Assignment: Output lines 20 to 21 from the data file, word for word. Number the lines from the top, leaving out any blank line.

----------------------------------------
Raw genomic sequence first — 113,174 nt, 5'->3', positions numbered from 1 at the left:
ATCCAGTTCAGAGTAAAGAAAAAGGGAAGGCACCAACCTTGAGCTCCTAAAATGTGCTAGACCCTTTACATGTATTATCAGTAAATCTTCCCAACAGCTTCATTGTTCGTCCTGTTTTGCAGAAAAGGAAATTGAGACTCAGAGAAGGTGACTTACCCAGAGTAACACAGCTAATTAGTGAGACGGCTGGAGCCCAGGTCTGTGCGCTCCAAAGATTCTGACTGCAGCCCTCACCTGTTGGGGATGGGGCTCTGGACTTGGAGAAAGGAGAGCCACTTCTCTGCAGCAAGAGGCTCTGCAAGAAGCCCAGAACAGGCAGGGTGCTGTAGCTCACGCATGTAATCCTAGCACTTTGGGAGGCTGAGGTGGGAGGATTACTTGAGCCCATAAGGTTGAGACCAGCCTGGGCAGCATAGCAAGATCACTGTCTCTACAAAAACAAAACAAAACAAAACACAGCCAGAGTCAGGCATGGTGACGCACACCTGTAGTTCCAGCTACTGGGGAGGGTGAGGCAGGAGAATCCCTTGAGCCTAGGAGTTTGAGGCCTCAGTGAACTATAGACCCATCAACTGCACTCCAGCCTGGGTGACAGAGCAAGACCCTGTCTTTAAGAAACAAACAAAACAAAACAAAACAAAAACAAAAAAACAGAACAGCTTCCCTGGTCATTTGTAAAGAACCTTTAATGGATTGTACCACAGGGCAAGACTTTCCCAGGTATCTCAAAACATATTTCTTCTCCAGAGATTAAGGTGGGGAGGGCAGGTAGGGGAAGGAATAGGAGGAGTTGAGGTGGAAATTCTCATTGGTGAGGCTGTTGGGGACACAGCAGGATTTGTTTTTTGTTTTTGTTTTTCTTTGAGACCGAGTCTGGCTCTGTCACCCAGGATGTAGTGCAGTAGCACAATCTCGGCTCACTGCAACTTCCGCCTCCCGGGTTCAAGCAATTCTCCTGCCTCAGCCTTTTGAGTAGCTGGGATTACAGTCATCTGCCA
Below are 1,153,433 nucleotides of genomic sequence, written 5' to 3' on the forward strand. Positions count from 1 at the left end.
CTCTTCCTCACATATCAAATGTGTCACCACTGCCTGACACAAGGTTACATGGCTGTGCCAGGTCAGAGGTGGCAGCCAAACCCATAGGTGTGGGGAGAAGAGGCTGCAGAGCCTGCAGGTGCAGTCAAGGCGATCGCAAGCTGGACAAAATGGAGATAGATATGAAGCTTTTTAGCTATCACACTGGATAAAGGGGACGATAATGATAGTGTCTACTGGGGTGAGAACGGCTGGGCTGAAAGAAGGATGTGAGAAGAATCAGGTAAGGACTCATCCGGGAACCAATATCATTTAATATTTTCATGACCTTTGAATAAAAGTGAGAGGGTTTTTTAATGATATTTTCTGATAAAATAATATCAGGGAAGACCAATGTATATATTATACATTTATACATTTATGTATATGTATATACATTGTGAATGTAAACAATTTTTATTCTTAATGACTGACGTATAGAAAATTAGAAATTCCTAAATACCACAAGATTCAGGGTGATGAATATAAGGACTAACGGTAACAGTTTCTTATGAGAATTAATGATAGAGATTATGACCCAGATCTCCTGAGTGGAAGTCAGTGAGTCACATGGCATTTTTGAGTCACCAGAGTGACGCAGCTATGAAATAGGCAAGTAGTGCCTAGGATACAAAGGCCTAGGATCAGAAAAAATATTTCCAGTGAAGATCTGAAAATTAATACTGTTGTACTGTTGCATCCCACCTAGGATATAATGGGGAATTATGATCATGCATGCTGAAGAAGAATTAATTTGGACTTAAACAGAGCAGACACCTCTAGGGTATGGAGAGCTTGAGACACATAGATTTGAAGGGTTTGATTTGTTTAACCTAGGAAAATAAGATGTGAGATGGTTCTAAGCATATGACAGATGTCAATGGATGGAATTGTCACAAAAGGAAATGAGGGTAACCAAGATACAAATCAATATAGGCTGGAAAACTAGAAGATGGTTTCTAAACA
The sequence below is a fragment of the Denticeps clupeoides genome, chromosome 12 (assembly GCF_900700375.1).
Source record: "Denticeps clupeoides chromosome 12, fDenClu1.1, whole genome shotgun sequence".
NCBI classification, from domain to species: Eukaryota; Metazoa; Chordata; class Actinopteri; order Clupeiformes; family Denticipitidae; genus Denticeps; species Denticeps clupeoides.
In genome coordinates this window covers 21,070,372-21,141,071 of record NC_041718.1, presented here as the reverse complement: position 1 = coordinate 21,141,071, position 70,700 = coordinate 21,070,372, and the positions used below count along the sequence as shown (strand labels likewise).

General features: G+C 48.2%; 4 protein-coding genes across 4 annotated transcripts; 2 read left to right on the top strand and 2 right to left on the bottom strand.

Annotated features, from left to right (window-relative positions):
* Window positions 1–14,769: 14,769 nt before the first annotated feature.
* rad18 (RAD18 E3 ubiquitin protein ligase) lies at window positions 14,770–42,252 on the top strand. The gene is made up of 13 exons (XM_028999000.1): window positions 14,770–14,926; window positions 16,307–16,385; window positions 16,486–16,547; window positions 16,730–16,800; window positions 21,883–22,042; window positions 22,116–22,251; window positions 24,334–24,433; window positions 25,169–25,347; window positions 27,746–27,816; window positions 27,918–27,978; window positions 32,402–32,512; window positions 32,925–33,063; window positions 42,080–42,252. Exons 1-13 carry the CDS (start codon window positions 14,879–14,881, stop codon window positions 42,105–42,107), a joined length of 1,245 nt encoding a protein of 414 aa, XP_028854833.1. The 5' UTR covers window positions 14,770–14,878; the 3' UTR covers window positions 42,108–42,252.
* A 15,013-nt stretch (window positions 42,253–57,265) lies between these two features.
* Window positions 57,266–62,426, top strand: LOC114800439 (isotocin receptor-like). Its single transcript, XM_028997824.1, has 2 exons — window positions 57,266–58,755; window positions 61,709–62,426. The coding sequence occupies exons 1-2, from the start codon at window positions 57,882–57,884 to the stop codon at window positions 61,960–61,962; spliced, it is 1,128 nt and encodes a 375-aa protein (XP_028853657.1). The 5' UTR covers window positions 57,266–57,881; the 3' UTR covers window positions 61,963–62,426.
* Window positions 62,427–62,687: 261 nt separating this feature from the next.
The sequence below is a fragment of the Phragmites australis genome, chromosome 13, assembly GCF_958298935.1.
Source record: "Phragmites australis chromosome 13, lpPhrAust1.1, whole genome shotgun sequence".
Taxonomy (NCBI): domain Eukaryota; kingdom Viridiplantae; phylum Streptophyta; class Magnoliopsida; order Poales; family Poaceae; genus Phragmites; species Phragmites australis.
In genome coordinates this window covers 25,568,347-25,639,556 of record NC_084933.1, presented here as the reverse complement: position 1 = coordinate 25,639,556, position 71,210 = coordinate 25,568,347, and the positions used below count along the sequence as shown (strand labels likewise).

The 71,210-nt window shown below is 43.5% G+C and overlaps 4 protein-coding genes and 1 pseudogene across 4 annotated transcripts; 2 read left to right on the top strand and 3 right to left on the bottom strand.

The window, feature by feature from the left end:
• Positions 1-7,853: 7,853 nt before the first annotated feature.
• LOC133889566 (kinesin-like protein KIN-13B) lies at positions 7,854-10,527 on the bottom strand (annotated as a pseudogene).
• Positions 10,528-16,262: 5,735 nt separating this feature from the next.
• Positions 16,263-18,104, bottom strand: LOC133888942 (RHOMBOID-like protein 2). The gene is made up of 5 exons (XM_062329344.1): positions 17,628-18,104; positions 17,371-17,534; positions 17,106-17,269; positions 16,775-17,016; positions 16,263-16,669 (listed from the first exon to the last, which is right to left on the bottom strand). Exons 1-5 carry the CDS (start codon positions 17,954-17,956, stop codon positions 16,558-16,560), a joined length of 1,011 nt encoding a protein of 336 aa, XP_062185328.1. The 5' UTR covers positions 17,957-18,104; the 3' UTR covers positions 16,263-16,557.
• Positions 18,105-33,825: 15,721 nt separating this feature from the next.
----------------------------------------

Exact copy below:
The 71,210-nt window shown below is 43.5% G+C and overlaps 4 protein-coding genes and 1 pseudogene across 4 annotated transcripts; 2 read left to right on the top strand and 3 right to left on the bottom strand.

The window, feature by feature from the left end: